Knupffer v London Express Newspaper Ltd. [1944] AC 116

Key Point

  • In general, a statement about a group does not entitle group members to bring individual claims of defamation


  • The respondents published a newspaper article alluding to the fact that the Young Russia Party in the UK was collaborating with Hitler
  • The appellant, a Russian resident in the UK, sued for damages in libel
  • The Court of Appeal held that the words did not refer to the appellant, who then appealed to the House of Lords

Held (House of Lords)

  • Appeal dismissed; the appellant was not entitled to bring a claim for defamation

Viscount Simon LC

  • An individual can bring a claim where the group is small enough and where “… the language used in reference to [the] limited class may be reasonably understood to refer to every member of the class, …every member may have a cause of action”: p. 119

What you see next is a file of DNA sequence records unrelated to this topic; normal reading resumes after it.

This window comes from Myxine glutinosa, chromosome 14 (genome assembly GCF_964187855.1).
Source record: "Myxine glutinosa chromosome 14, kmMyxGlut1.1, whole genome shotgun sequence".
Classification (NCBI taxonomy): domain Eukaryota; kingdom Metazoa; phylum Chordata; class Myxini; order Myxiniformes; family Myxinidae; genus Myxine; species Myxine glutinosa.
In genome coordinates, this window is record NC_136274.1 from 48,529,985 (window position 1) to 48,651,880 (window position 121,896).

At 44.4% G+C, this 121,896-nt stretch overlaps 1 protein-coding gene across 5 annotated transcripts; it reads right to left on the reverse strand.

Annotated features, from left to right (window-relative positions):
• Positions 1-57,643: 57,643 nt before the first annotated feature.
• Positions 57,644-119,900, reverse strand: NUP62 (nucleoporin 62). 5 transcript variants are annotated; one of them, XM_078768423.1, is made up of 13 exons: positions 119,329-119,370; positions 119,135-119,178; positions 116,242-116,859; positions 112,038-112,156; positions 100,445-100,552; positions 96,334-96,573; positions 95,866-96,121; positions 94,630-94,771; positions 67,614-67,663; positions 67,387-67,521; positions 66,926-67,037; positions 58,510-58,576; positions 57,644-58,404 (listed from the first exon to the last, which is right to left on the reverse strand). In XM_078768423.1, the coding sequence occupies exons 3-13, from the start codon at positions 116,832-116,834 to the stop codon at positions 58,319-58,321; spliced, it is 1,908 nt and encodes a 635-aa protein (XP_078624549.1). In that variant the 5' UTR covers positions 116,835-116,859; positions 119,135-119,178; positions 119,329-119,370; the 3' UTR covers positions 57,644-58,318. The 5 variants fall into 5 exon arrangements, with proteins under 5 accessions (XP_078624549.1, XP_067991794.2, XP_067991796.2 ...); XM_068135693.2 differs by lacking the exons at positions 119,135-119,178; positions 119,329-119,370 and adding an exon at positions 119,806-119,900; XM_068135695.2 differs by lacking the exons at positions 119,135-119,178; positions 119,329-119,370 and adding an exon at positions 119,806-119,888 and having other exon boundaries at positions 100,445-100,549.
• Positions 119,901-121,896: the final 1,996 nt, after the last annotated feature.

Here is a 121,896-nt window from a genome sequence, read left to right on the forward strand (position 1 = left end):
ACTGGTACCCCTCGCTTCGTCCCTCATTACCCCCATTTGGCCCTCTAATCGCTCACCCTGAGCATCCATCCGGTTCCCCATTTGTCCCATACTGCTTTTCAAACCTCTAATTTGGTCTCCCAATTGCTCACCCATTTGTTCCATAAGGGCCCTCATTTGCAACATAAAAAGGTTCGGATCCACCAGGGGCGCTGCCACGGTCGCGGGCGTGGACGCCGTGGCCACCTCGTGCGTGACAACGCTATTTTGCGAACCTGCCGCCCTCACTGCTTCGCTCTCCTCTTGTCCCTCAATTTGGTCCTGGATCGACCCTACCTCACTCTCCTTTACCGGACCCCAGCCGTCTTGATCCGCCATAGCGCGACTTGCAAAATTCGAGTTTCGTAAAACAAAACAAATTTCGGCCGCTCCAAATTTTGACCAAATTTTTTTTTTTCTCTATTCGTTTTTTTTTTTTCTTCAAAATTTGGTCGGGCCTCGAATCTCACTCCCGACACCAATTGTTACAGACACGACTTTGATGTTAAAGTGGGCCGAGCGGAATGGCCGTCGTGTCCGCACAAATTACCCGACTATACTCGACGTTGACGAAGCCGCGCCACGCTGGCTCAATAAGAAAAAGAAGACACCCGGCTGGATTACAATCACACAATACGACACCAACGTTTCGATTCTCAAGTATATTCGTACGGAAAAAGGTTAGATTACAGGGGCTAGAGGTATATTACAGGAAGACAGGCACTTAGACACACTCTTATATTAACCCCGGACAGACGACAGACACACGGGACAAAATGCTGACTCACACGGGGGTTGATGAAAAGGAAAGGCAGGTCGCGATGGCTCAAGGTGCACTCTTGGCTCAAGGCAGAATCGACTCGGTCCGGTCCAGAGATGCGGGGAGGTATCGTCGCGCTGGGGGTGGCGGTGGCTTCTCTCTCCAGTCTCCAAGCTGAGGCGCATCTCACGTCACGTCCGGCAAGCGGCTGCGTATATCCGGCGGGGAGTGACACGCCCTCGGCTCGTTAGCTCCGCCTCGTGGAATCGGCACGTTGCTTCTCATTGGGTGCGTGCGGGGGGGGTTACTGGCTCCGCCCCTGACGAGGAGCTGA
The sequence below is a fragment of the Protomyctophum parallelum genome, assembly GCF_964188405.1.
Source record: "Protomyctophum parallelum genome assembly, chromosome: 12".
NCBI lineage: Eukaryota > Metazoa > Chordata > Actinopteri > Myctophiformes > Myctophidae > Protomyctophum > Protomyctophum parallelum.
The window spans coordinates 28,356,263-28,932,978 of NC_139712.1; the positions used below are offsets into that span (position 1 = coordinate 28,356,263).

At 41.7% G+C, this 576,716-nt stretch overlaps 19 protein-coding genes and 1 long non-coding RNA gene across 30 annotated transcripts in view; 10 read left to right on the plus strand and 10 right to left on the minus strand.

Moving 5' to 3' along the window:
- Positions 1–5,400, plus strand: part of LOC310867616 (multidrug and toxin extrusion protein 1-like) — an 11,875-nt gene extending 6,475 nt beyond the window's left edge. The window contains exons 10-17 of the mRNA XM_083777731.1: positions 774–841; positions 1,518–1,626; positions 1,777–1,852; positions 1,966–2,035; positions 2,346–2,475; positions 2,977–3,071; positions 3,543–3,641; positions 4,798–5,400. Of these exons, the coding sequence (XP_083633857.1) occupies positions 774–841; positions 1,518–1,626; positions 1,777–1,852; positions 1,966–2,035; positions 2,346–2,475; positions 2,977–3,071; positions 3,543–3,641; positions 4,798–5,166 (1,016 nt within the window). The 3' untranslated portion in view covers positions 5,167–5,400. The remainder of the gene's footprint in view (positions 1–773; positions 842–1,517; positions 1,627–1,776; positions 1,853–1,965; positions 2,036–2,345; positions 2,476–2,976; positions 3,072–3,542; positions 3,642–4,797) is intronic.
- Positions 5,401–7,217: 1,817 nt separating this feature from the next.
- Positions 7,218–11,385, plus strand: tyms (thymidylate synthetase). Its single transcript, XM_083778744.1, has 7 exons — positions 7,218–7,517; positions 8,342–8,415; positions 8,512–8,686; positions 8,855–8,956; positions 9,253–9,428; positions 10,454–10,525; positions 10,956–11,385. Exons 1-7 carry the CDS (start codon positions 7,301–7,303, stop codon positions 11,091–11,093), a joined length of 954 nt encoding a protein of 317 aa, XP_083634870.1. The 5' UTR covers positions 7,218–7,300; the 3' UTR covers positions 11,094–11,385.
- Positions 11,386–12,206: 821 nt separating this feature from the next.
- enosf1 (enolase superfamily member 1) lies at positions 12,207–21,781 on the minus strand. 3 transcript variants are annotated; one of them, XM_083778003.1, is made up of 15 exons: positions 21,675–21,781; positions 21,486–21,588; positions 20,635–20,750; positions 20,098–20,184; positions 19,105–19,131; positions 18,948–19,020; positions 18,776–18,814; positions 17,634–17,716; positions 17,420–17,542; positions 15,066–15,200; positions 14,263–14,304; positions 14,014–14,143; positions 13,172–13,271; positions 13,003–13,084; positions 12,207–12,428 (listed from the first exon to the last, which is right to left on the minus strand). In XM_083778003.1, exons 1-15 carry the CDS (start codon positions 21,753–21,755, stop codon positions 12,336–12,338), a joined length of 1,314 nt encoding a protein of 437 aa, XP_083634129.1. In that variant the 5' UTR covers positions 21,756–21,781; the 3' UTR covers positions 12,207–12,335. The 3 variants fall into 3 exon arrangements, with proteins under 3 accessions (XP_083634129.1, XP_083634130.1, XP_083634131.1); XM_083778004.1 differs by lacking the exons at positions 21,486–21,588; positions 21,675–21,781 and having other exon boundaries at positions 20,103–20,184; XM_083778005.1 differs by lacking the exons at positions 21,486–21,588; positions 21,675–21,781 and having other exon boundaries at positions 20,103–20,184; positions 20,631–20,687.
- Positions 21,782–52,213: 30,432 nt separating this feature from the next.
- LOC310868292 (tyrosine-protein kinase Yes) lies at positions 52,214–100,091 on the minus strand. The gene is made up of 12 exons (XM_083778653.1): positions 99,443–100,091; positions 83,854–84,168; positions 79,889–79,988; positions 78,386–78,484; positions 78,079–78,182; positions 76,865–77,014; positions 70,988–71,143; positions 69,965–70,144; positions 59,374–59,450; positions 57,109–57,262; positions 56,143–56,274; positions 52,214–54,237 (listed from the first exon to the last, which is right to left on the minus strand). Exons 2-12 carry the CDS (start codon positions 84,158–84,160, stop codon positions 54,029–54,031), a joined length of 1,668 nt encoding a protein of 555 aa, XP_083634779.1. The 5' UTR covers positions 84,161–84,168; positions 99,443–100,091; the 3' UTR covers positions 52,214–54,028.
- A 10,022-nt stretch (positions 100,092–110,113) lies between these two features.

Lord Atkin

  • A class of people can only sue where “the words would reasonably be understood as published of each member of the firm or each trustee or each tenant”: p. 122
  • “The reason why a libel published of a large or indeterminate number of persons described by some general name generally fails to be actionable is the difficulty of establishing that the plaintiff was, in fact, included in the defamatory statement, for the habit of making unfounded generalisations is ingrained in ill-educated or vulgar minds, or the words are occasionally intended to be a facetious exaggeration”: p. 122


  • This case reaffirms the rule that the alleged defamatory statement must refer to the claimant and that an ordinary reasonable reader approach is preferred when determining whether the words in the statement refer to the claimant